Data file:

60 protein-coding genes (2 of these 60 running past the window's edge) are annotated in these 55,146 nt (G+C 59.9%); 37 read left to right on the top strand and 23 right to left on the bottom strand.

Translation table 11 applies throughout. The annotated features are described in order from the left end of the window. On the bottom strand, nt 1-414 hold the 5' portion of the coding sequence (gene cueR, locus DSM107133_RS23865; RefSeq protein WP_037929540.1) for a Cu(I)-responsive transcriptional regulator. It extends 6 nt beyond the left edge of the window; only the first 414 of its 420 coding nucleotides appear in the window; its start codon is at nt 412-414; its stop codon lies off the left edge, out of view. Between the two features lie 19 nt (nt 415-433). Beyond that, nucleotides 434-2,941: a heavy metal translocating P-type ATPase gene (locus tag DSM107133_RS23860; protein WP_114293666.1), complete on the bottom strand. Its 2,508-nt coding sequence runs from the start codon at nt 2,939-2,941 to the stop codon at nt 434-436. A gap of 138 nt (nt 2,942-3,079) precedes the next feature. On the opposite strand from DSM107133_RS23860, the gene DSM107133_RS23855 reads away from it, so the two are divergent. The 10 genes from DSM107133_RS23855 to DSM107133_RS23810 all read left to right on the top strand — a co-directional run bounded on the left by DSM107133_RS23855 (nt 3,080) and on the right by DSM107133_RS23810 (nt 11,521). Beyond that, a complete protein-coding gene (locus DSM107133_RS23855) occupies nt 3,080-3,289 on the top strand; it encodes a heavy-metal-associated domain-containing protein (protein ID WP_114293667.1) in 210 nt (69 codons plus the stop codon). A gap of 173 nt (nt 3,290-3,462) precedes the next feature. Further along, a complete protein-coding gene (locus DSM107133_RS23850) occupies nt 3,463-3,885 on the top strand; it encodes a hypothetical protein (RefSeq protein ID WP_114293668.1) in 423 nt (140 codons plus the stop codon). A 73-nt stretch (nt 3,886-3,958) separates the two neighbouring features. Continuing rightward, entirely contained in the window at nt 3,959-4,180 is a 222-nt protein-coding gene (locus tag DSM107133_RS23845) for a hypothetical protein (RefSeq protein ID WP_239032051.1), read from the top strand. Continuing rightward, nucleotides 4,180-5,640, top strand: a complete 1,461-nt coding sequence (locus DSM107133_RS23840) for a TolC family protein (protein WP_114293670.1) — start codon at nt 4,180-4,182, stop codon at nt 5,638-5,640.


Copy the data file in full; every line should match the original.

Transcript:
60 protein-coding genes (2 of these 60 running past the window's edge) are annotated in these 55,146 nt (G+C 59.9%); 37 read left to right on the top strand and 23 right to left on the bottom strand.

Translation table 11 applies throughout. The annotated features are described in order from the left end of the window. On the bottom strand, nt 1-414 hold the 5' portion of the coding sequence (gene cueR, locus DSM107133_RS23865; RefSeq protein WP_037929540.1) for a Cu(I)-responsive transcriptional regulator. It extends 6 nt beyond the left edge of the window; only the first 414 of its 420 coding nucleotides appear in the window; its start codon is at nt 412-414; its stop codon lies off the left edge, out of view. Between the two features lie 19 nt (nt 415-433). Beyond that, nucleotides 434-2,941: a heavy metal translocating P-type ATPase gene (locus tag DSM107133_RS23860; protein WP_114293666.1), complete on the bottom strand. Its 2,508-nt coding sequence runs from the start codon at nt 2,939-2,941 to the stop codon at nt 434-436. A gap of 138 nt (nt 2,942-3,079) precedes the next feature. On the opposite strand from DSM107133_RS23860, the gene DSM107133_RS23855 reads away from it, so the two are divergent. The 10 genes from DSM107133_RS23855 to DSM107133_RS23810 all read left to right on the top strand — a co-directional run bounded on the left by DSM107133_RS23855 (nt 3,080) and on the right by DSM107133_RS23810 (nt 11,521). Beyond that, a complete protein-coding gene (locus DSM107133_RS23855) occupies nt 3,080-3,289 on the top strand; it encodes a heavy-metal-associated domain-containing protein (protein ID WP_114293667.1) in 210 nt (69 codons plus the stop codon). A gap of 173 nt (nt 3,290-3,462) precedes the next feature. Further along, a complete protein-coding gene (locus DSM107133_RS23850) occupies nt 3,463-3,885 on the top strand; it encodes a hypothetical protein (RefSeq protein ID WP_114293668.1) in 423 nt (140 codons plus the stop codon). A 73-nt stretch (nt 3,886-3,958) separates the two neighbouring features. Continuing rightward, entirely contained in the window at nt 3,959-4,180 is a 222-nt protein-coding gene (locus tag DSM107133_RS23845) for a hypothetical protein (RefSeq protein ID WP_239032051.1), read from the top strand. Continuing rightward, nucleotides 4,180-5,640, top strand: a complete 1,461-nt coding sequence (locus DSM107133_RS23840) for a TolC family protein (protein WP_114293670.1) — start codon at nt 4,180-4,182, stop codon at nt 5,638-5,640.